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Unerring Chiefs continue hot streak, beat Ravens
spt ap Chiefs West
Kansas City Chiefs running back Charcandrick West, left, tries to break free from Baltimore Ravens nose tackle Brandon Williams as he rushes the ball in an NFL game, Sunday, in Baltimore. - photo by AP Photo

BALTIMORE (AP) — The Kansas City Chiefs have put themselves in the middle of the AFC playoff race with a style once embodied by the Baltimore Ravens.
Combining an opportunistic defense with the mistake-free play of quarterback Alex Smith, the Chiefs have rattled off eight straight victories. The most recent of those, a 34-14 rout of Baltimore on Sunday, was not unlike many during this record-breaking streak.
The Chiefs (9-5) forced three turnovers, didn’t commit any, and made the Ravens (4-10) pay for just about every one of their miscues. Although Baltimore finished with an advantage in yardage and first downs, Kansas City’s ball-hawking was the difference.
“That’s our defense. We all go for the ball, and that’s the name of the game,” said Tyvon Branch, who scored on a 73-yard fumble return.
The Ravens used that creed to make the playoffs in six of the previous seven seasons. This year, however, Baltimore has a minus-15 turnover differential.
“When you’re not turning the ball over, when you’re not committing penalties and you’re relentless, those are huge keys to success,” Ravens fullback Kyle Juszczyk said. “That’s what Kansas City did and that’s what we’re used to doing in Baltimore.”
No stranger to a late-season playoff run, the Ravens recognize the quality of Kansas City’s play of late.
“They’re definitely a team that we would like to mold ourselves off of, especially how they look right now,” Ravens receiver Kamar Aiken noted. “They’re going to be a playoff team, probably, and they get it right now.”
Marcus Peters clinched the victory by taking an interception 90 yards for a score, giving Kansas City a 20-point cushion with 4:36 remaining.
“We needed that one. It always helps when you get a pick-six, man,” Peters said. “We need to score on defense.”
Some other things we learned about the Chiefs and Ravens:

RECORD BREAKERS — With the victory, the Chiefs became the first team in NFL history to follow a five-game skid with eight successive wins in the same season.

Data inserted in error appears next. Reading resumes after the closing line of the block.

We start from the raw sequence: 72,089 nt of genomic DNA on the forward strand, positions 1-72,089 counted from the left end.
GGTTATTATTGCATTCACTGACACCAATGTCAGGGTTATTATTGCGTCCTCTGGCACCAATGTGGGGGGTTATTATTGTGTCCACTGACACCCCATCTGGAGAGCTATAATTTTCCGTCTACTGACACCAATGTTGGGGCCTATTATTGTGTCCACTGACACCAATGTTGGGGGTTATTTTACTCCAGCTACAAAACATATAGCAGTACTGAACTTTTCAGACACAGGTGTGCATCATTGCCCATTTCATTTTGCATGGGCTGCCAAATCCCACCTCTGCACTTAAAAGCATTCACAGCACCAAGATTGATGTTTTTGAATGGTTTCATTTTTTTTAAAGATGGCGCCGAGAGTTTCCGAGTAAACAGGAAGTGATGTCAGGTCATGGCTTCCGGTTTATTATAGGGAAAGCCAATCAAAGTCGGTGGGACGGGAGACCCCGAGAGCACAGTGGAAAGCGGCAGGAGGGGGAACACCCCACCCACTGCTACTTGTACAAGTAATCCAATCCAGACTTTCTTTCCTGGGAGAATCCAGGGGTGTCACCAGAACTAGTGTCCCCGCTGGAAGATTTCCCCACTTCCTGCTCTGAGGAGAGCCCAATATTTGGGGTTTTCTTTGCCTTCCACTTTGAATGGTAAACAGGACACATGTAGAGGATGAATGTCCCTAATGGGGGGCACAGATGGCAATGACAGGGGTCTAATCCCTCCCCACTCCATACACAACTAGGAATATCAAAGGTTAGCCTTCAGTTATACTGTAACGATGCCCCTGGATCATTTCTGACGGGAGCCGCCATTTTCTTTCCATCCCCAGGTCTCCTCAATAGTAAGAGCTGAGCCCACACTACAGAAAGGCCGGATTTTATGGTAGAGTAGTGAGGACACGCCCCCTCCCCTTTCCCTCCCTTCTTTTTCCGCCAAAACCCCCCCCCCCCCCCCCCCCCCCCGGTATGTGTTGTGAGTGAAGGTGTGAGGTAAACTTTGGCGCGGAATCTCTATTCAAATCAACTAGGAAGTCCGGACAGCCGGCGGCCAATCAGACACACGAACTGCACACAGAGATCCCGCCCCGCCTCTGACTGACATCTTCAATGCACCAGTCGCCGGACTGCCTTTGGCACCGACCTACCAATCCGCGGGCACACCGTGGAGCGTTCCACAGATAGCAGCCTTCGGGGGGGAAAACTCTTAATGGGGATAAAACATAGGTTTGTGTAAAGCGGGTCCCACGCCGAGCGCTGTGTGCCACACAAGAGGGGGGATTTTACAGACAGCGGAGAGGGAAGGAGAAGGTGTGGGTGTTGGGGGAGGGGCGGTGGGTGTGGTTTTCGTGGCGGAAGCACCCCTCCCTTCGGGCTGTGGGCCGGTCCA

Baltimore lost its third straight and fell to 2-5 at home. It’s the first time in the 20-year history of the franchise that the Ravens have lost five home games in a single season.
In addition to the turnovers, the Ravens extended a Kansas City drive with a foolish penalty and came up short on a risky fake punt.
“You’re not going to win games turning the ball over,” said quarterback Jimmy Clausen, who was intercepted twice. “That’s just a fact.”

A LITTLE EMPATHY — John Harbaugh is part of Andy Reid’s coaching tree, having served as his assistant in Philadelphia before taking over the Ravens.
So Reid has an affinity for his former pupil, and showed some empathy for the rough patch the skidding Ravens and Harbaugh are experiencing.
“This isn’t the easiest victory I’ve been involved with,” Reid said. “He’s been dealt some heavy cards here with injuries. Sometimes you do your finest coaching job when that takes place, for whatever crazy reason. He’s been unbelievable. He and his staff have been unbelievable. They are shallow in a lot of spots and the guys who have stepped up and played hard and nobody is giving up.”

DIFFERENT LOOKS — As the Ravens limp to the finish line in the season’s final two weeks, Smith warned that future opponents shouldn’t get too tied to what’s in the scouting reports or what’s on film from early in the season.
With lots of new faces in new places thanks to an abundance of injuries, what the Chiefs saw Sunday from Baltimore wasn’t always what they were expecting — especially on defense.
“They broke character today and did things that we hadn’t seen on film,” Smith said. “I’m not sure why. They gave us a bunch of un-scouted looks, but we were fortunate to make some good adjustments.”

AIKEN’S BIG DAY — Aiken had a career day in defeat.
Aiken’s eight receptions for 128 yards were both career highs, and included a 48-yard touchdown on a Hail Mary to close the first half.
“He’s just a playmaker.” Clausen said. “When the ball’s thrown his way, he’s catching it, taking it out of the air, and making plays.”
Said Aiken: “Personally, my whole thing is I’d rather win games. I’d rather have 10 yards and get a W than have 100 yards and get a loss.”